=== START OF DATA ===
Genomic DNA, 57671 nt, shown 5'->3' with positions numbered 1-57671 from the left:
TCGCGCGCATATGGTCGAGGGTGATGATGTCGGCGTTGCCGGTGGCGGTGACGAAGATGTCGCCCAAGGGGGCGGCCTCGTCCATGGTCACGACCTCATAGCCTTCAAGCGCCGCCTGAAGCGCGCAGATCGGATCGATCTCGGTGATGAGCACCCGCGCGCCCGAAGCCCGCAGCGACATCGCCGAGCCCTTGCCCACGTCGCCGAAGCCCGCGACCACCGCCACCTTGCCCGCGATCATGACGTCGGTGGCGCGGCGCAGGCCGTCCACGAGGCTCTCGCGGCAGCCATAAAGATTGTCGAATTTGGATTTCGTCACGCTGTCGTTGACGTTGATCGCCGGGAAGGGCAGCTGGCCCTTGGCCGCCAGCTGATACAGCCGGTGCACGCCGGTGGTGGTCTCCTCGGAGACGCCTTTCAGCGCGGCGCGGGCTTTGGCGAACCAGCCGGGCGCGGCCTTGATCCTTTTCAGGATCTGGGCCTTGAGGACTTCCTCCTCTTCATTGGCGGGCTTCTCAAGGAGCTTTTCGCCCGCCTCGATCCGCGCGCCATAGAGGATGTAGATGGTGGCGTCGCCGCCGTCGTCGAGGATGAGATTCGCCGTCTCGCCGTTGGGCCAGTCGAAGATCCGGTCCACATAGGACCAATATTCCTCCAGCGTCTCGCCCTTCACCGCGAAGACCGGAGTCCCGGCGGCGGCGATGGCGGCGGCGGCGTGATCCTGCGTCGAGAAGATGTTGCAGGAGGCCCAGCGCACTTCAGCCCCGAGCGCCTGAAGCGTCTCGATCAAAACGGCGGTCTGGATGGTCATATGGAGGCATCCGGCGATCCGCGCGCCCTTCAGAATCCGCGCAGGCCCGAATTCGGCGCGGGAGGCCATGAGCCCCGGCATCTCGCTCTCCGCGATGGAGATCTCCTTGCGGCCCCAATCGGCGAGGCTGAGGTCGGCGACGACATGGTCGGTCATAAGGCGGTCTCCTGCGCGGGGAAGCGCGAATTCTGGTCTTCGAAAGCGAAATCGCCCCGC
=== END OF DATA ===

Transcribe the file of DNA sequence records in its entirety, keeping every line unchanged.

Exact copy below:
Genomic DNA, 57671 nt, shown 5'->3' with positions numbered 1-57671 from the left:
TCGCGCGCATATGGTCGAGGGTGATGATGTCGGCGTTGCCGGTGGCGGTGACGAAGATGTCGCCCAAGGGGGCGGCCTCGTCCATGGTCACGACCTCATAGCCTTCAAGCGCCGCCTGAAGCGCGCAGATCGGATCGATCTCGGTGATGAGCACCCGCGCGCCCGAAGCCCGCAGCGACATCGCCGAGCCCTTGCCCACGTCGCCGAAGCCCGCGACCACCGCCACCTTGCCCGCGATCATGACGTCGGTGGCGCGGCGCAGGCCGTCCACGAGGCTCTCGCGGCAGCCATAAAGATTGTCGAATTTGGATTTCGTCACGCTGTCGTTGACGTTGATCGCCGGGAAGGGCAGCTGGCCCTTGGCCGCCAGCTGATACAGCCGGTGCACGCCGGTGGTGGTCTCCTCGGAGACGCCTTTCAGCGCGGCGCGGGCTTTGGCGAACCAGCCGGGCGCGGCCTTGATCCTTTTCAGGATCTGGGCCTTGAGGACTTCCTCCTCTTCATTGGCGGGCTTCTCAAGGAGCTTTTCGCCCGCCTCGATCCGCGCGCCATAGAGGATGTAGATGGTGGCGTCGCCGCCGTCGTCGAGGATGAGATTCGCCGTCTCGCCGTTGGGCCAGTCGAAGATCCGGTCCACATAGGACCAATATTCCTCCAGCGTCTCGCCCTTCACCGCGAAGACCGGAGTCCCGGCGGCGGCGATGGCGGCGGCGGCGTGATCCTGCGTCGAGAAGATGTTGCAGGAGGCCCAGCGCACTTCAGCCCCGAGCGCCTGAAGCGTCTCGATCAAAACGGCGGTCTGGATGGTCATATGGAGGCATCCGGCGATCCGCGCGCCCTTCAGAATCCGCGCAGGCCCGAATTCGGCGCGGGAGGCCATGAGCCCCGGCATCTCGCTCTCCGCGATGGAGATCTCCTTGCGGCCCCAATCGGCGAGGCTGAGGTCGGCGACGACATGGTCGGTCATAAGGCGGTCTCCTGCGCGGGGAAGCGCGAATTCTGGTCTTCGAAAGCGAAATCGCCCCGC